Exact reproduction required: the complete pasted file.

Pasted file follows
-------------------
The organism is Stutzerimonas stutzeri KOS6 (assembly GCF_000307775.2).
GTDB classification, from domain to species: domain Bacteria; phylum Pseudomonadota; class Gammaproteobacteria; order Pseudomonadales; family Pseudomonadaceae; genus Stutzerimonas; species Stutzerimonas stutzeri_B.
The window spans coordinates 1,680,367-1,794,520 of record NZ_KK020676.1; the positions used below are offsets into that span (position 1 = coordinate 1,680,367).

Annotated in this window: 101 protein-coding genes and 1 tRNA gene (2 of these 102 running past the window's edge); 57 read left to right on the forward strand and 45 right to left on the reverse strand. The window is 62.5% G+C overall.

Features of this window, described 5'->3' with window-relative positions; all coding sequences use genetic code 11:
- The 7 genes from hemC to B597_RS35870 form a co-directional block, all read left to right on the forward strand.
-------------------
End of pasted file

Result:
The organism is Stutzerimonas stutzeri KOS6 (assembly GCF_000307775.2).
GTDB classification, from domain to species: domain Bacteria; phylum Pseudomonadota; class Gammaproteobacteria; order Pseudomonadales; family Pseudomonadaceae; genus Stutzerimonas; species Stutzerimonas stutzeri_B.
The window spans coordinates 1,680,367-1,794,520 of record NZ_KK020676.1; the positions used below are offsets into that span (position 1 = coordinate 1,680,367).

Annotated in this window: 101 protein-coding genes and 1 tRNA gene (2 of these 102 running past the window's edge); 57 read left to right on the forward strand and 45 right to left on the reverse strand. The window is 62.5% G+C overall.

Features of this window, described 5'->3' with window-relative positions; all coding sequences use genetic code 11:
- The 7 genes from hemC to B597_RS35870 form a co-directional block, all read left to right on the forward strand.